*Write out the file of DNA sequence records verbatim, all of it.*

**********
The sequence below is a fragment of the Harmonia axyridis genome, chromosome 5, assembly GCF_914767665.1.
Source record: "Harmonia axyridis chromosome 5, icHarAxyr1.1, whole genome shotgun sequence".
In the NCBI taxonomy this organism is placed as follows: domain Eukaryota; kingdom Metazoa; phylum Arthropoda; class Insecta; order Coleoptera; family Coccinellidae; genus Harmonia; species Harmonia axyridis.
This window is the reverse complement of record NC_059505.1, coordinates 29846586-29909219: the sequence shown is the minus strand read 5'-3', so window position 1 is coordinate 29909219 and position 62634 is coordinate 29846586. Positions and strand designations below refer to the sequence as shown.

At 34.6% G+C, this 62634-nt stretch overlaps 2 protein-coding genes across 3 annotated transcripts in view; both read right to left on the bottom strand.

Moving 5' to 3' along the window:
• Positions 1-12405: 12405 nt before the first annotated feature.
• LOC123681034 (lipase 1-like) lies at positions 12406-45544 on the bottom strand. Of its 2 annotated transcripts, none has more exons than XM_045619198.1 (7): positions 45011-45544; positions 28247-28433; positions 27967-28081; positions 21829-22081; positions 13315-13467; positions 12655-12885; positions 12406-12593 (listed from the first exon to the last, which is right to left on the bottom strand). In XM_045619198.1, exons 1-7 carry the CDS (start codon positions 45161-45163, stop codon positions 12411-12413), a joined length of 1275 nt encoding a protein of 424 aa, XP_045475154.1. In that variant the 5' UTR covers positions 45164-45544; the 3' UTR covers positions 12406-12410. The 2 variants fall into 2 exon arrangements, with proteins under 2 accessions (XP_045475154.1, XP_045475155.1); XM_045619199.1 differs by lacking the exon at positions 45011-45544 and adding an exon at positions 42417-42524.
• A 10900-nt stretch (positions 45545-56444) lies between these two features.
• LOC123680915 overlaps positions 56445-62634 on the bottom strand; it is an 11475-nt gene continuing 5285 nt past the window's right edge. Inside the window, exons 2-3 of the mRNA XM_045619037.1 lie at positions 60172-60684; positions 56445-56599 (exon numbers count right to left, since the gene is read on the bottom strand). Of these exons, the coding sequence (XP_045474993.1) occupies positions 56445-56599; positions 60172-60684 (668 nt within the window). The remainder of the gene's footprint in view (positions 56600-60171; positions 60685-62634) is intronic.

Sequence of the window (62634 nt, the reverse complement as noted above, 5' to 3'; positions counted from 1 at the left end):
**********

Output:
The sequence below is a fragment of the Harmonia axyridis genome, chromosome 5, assembly GCF_914767665.1.
Source record: "Harmonia axyridis chromosome 5, icHarAxyr1.1, whole genome shotgun sequence".
In the NCBI taxonomy this organism is placed as follows: domain Eukaryota; kingdom Metazoa; phylum Arthropoda; class Insecta; order Coleoptera; family Coccinellidae; genus Harmonia; species Harmonia axyridis.
This window is the reverse complement of record NC_059505.1, coordinates 29846586-29909219: the sequence shown is the minus strand read 5'-3', so window position 1 is coordinate 29909219 and position 62634 is coordinate 29846586. Positions and strand designations below refer to the sequence as shown.

At 34.6% G+C, this 62634-nt stretch overlaps 2 protein-coding genes across 3 annotated transcripts in view; both read right to left on the bottom strand.

Moving 5' to 3' along the window:
• Positions 1-12405: 12405 nt before the first annotated feature.
• LOC123681034 (lipase 1-like) lies at positions 12406-45544 on the bottom strand. Of its 2 annotated transcripts, none has more exons than XM_045619198.1 (7): positions 45011-45544; positions 28247-28433; positions 27967-28081; positions 21829-22081; positions 13315-13467; positions 12655-12885; positions 12406-12593 (listed from the first exon to the last, which is right to left on the bottom strand). In XM_045619198.1, exons 1-7 carry the CDS (start codon positions 45161-45163, stop codon positions 12411-12413), a joined length of 1275 nt encoding a protein of 424 aa, XP_045475154.1. In that variant the 5' UTR covers positions 45164-45544; the 3' UTR covers positions 12406-12410. The 2 variants fall into 2 exon arrangements, with proteins under 2 accessions (XP_045475154.1, XP_045475155.1); XM_045619199.1 differs by lacking the exon at positions 45011-45544 and adding an exon at positions 42417-42524.
• A 10900-nt stretch (positions 45545-56444) lies between these two features.
• LOC123680915 overlaps positions 56445-62634 on the bottom strand; it is an 11475-nt gene continuing 5285 nt past the window's right edge. Inside the window, exons 2-3 of the mRNA XM_045619037.1 lie at positions 60172-60684; positions 56445-56599 (exon numbers count right to left, since the gene is read on the bottom strand). Of these exons, the coding sequence (XP_045474993.1) occupies positions 56445-56599; positions 60172-60684 (668 nt within the window). The remainder of the gene's footprint in view (positions 56600-60171; positions 60685-62634) is intronic.

Sequence of the window (62634 nt, the reverse complement as noted above, 5' to 3'; positions counted from 1 at the left end):